P.S. - This post as well as the launch of a new blog is delayed for so long for one more reason - for want of an appropriate blog title. For the time being, starting it anyways. If you have an appropriate blog title, please suggest.

Thursday, April 9, 2009

Mumma's third daughter

This is an old family joke - after two sisters, I was designated as the third daughter of my family. Reason - I didn't hesitate in doing household tasks, kept all my stuff and room very clean, cooked whenever I could, liked writing and other fine arts, and many more similar 'girly' things.

The same joke continues in the family. However, the things are not very different among friends as well - one friend says I am not masculine enough because I use moisturizer and do not hesitate in revealing this. Another friend has a problem with my remembering all the dates and special days. I was most laughed upon and had even heated arguments, when I said I have no problems being a house-husband. And many of them had a problem when I said I like a pink shirt. In the dorm, people feel my room competes with girls' rooms because it is very clean, has some cooking stuff, a broom, three doormats, and no lizards.

Frankly, I hate this stereotyping. Reading different blogs and observing or talking to many of my friends, both male and female, I realize their point. There is a parametric definition of masculinity ingrained in our common psyche. There is a sense of pride inculcated for being a man. I appreciate that and to an extent, share that too. But our parameters of manhood and masculinity are very different. For them, manhood is proved and strengthened by not bathing ten days in a row and killing lizards with their body odor, not brushing their teeth for weeks (yes, I was taunted upon for brushing twice a day), keeping all their stuff on the floor like a pile of garbage, and wearing socks and 'other' stuff after smelling if the stink is bearable for another day. The list is pretty long but I don't want people throwing up all around with the details of proofs of 'manhood'.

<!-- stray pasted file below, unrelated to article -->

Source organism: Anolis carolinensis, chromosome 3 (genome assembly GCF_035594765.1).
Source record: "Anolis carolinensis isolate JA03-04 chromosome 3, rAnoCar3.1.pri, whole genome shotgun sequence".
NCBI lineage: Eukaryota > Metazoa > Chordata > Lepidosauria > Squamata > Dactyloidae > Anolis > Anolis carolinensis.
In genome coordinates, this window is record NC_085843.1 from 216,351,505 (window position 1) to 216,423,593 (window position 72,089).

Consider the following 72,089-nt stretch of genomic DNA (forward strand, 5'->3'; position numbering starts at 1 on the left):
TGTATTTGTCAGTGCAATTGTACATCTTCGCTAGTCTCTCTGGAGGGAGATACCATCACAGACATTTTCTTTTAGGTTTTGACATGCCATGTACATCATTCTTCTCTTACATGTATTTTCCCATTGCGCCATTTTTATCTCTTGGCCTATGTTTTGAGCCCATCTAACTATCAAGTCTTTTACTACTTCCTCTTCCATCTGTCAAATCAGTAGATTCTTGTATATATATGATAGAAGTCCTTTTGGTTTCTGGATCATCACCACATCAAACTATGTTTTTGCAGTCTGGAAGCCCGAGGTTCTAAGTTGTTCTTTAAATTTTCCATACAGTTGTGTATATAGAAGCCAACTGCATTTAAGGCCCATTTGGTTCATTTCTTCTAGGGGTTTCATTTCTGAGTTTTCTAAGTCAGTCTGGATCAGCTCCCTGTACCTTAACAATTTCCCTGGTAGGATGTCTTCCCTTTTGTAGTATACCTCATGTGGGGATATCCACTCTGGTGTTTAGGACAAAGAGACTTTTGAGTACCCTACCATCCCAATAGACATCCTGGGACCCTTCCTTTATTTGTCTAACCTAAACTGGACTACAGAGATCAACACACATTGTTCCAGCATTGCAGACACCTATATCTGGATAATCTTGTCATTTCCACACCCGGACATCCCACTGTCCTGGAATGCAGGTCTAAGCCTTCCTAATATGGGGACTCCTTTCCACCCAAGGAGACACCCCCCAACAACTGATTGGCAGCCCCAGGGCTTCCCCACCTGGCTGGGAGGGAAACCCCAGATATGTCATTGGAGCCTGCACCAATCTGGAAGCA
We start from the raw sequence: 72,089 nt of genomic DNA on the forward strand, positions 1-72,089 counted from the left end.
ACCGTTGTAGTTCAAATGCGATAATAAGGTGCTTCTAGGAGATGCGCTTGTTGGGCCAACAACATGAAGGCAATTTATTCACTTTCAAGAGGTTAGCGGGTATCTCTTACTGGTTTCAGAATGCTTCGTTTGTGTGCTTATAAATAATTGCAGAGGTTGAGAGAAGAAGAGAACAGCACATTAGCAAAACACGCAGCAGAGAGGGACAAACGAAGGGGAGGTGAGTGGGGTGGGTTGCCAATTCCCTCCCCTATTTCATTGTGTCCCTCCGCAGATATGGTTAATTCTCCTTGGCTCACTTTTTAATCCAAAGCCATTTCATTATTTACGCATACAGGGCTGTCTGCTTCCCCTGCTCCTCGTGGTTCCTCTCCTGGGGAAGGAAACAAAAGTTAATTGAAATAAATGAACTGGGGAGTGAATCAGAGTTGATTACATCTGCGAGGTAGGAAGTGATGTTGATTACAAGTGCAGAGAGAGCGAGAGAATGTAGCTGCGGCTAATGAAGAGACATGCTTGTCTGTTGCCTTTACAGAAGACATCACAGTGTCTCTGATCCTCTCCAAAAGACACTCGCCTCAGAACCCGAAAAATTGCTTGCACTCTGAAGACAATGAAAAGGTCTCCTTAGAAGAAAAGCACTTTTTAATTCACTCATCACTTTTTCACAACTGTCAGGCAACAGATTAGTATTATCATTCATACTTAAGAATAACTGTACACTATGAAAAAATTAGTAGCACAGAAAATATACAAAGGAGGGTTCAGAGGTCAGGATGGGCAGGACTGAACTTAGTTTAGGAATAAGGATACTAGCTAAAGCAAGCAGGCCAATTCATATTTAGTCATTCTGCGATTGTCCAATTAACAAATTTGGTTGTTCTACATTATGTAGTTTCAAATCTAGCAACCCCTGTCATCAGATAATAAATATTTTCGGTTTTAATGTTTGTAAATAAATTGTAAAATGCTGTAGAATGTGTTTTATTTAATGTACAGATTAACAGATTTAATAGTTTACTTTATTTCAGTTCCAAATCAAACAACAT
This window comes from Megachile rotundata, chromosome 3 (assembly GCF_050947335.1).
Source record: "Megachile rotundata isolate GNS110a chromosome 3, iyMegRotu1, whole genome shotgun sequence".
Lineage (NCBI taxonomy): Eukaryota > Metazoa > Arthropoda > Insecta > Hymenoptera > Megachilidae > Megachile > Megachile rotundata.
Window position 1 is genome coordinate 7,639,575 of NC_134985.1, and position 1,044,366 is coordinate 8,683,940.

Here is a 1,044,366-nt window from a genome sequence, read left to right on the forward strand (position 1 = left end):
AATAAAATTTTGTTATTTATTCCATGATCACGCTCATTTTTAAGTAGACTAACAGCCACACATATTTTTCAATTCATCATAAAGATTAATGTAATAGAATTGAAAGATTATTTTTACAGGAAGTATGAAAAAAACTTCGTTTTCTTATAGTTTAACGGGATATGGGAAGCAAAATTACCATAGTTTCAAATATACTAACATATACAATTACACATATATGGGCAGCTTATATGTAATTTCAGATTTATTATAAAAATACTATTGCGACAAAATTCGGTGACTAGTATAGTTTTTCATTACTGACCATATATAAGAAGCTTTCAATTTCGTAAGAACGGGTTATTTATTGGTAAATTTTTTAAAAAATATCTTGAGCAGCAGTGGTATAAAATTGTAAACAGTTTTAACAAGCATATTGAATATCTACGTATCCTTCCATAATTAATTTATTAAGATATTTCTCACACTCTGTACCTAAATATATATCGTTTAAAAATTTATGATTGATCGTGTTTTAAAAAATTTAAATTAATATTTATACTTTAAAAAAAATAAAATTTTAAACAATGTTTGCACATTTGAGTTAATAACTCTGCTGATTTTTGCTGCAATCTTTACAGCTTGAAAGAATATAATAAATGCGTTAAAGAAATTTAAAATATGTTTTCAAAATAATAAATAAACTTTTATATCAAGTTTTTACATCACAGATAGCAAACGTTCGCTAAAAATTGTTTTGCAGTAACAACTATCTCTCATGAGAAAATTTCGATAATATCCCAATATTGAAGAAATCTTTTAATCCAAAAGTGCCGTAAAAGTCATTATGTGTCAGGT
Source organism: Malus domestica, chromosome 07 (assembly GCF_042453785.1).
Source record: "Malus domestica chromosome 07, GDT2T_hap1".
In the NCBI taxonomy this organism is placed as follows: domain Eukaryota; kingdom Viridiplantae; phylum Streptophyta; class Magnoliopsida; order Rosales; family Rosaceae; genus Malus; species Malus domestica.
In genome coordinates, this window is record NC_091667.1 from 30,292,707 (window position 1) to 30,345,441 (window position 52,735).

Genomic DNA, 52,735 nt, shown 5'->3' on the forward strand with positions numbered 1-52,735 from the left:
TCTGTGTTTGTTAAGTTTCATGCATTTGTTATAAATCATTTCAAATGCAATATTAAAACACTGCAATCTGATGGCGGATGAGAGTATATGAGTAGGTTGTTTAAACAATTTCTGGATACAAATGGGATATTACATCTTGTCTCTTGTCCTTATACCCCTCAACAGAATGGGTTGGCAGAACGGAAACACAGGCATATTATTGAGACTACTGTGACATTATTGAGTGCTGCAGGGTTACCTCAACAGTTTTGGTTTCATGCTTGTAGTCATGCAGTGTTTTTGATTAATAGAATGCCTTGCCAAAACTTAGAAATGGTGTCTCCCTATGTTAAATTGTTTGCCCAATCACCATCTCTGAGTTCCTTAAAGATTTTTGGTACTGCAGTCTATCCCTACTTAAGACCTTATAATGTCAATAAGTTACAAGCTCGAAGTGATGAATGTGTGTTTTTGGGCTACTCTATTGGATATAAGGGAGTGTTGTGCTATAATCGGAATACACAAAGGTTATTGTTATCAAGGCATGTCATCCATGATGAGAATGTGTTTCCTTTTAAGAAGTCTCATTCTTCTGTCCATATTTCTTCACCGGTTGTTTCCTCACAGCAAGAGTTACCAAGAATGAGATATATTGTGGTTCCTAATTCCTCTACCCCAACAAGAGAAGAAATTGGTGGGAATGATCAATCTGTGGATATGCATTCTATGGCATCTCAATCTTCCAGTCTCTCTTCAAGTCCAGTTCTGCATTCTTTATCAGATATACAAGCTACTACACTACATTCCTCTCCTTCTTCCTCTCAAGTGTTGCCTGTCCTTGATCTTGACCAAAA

And I am declared the third 'daughter' of my family with even more vehemence because I am not ashamed of keeping clean, not shy about applying moisturizer, and rather brave about wearing a pink shirt. As a challenge to all the 'men', there are even more 'girly' things I do - like writing diary, preferring a visit to dolls museum than another fort (yes, it happened in Jaipur), and knowing some sewing also. And I am proud for every bit of all this. After all, if this is the cost of proving my manhood, I refuse it. I'd be happier being called the third daughter than being a stereotype 'man'.